Peter Discovers Something More
There are stranger things in the world to-day
Than ever you dreamed could be.
There’s beauty in some of the commonest things
If only you’ve eyes to see.
Ever since Peter Rabbit was a little chap and had first ran away from home, he had known Old Mr. Toad, and never once had Peter suspected that he could sing. Also he had thought Old Mr. Toad almost ugly-looking, and he knew that most of his neighbors thought the same way. They were fond of Old Mr. Toad, for he was always good-natured and attended strictly to his own affairs; but they liked to poke fun at him, and as for there being anything beautiful about him, such a thing never entered their heads.
Now that they had discovered that he really has a very beautiful voice, they began to look on him with a great deal more respect. This was especially so with Peter. He got in the habit of going over to the Smiling Pool every day, when the way was clear, just to sit on the bank and listen to Old Mr. Toad.
“Why didn’t you ever tell us before that you could sing?” he asked one day, as Old Mr. Toad looked up at him from the Smiling Pool.
“What was the use of wasting my breath?” demanded Old Mr. Toad. “You wouldn’t have believed me if I had. You didn’t believe me when I did tell you.”
Peter knew that this was true, and he couldn’t find any answer ready. At last he ventured another question. “Why haven’t I ever heard you sing before?”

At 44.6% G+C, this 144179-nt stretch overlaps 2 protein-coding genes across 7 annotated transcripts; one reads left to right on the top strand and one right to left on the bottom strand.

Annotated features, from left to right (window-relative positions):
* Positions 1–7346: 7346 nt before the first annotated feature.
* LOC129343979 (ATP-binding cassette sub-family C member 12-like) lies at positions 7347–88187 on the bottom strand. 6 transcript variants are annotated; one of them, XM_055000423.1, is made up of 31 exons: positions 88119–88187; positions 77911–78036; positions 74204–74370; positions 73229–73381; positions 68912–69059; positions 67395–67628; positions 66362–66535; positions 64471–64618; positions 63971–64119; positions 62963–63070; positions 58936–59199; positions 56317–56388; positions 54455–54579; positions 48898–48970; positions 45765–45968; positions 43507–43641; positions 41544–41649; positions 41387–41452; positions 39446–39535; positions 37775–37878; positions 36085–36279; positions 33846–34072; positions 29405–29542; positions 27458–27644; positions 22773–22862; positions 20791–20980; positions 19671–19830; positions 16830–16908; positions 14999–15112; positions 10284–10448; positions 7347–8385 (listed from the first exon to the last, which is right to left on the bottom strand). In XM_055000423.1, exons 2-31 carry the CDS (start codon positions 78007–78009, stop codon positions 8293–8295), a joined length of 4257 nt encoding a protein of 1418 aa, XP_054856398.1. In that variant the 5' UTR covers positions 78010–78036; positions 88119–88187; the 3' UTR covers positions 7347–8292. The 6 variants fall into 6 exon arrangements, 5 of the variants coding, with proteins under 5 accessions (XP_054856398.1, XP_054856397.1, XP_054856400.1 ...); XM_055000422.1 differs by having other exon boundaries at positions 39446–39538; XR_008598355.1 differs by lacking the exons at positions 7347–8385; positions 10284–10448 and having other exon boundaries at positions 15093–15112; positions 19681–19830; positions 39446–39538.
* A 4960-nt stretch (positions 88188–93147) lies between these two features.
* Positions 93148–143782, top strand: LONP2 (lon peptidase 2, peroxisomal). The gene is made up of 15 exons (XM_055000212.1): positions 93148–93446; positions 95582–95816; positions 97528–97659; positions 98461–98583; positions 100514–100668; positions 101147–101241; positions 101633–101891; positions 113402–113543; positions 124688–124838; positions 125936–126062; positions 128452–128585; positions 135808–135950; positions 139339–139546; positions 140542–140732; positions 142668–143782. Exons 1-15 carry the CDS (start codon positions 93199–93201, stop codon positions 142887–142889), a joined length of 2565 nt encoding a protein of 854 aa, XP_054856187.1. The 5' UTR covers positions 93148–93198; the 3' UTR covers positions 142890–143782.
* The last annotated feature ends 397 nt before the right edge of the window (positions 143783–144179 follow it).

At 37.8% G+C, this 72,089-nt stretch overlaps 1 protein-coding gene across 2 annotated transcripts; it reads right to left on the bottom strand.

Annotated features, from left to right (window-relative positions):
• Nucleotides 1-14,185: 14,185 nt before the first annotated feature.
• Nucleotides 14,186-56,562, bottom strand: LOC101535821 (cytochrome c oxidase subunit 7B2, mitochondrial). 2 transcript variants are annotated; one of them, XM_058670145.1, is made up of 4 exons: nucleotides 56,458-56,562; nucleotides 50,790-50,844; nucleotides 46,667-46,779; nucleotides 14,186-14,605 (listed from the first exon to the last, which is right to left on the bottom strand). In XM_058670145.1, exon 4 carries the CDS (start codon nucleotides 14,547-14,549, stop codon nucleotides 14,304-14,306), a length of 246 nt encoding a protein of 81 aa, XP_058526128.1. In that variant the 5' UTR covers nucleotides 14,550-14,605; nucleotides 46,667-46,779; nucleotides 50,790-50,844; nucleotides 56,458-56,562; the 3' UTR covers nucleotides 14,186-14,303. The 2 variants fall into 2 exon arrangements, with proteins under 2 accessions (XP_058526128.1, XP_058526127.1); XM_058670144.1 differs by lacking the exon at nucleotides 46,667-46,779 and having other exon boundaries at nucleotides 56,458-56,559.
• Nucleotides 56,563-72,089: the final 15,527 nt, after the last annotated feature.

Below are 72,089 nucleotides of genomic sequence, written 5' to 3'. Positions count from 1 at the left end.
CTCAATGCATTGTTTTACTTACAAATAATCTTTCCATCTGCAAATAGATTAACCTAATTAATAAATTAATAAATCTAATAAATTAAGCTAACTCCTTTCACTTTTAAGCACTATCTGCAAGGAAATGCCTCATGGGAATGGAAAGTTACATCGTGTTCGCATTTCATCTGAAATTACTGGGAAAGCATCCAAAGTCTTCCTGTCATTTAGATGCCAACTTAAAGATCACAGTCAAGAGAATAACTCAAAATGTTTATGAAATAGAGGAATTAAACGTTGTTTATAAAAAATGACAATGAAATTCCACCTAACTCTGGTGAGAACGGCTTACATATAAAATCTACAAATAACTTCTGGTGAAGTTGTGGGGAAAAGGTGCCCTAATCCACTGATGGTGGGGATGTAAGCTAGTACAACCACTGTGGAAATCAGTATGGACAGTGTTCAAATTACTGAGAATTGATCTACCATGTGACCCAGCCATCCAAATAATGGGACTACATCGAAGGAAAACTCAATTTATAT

“You have,” replied Old Mr. Toad tartly. “I sang right in this very place last spring, and the spring before, and the spring before that. You’ve sat on that very bank lots of times while I was singing. The trouble with you, Peter, is that you don’t use your eyes or your ears.”
Peter looked more foolish than ever. But he ventured another question. It wouldn’t be Peter to let a chance for questions go by. “Have I ever heard you singing up on the meadows or in the Old Orchard?”
“No,” replied Old Mr. Toad, “I only sing in the springtime. That’s the time for singing. I just have to sing then. In the summer it is too hot, and in the winter I sleep. I always return to my old home to sing. You know I was born here. All my family gathers here in the spring to sing, so of course I come too.”
Old Mr. Toad filled out his queer music bag under his chin and began to sing again. Peter watched him. Now it just happened that Old Mr. Toad was facing him, and so Peter looked down straight into his eyes. He never had looked into Mr. Toad’s eyes before, and now he just stared and stared, for it came over him that those eyes were very beautiful, very beautiful indeed.
“Oh!” he exclaimed, “what beautiful eyes you have, Mr. Toad!”
“So I’ve been told before,” replied Old Mr. Toad. “My family always has had beautiful eyes. There is an old saying that every Toad has jewels in his head, but of course he hasn’t, not real jewels. It is just the beautiful eyes. Excuse me, Peter, but I’m needed in that chorus.” Old Mr. Toad once more swelled out his throat and began to sing.
Peter watched him a while longer, then hopped away to the dear Old Briarpatch, and he was very thoughtful.
“Never again will I call anybody homely and ugly until I know all about him,” said Peter, which was a very wise decision. Don’t you think so?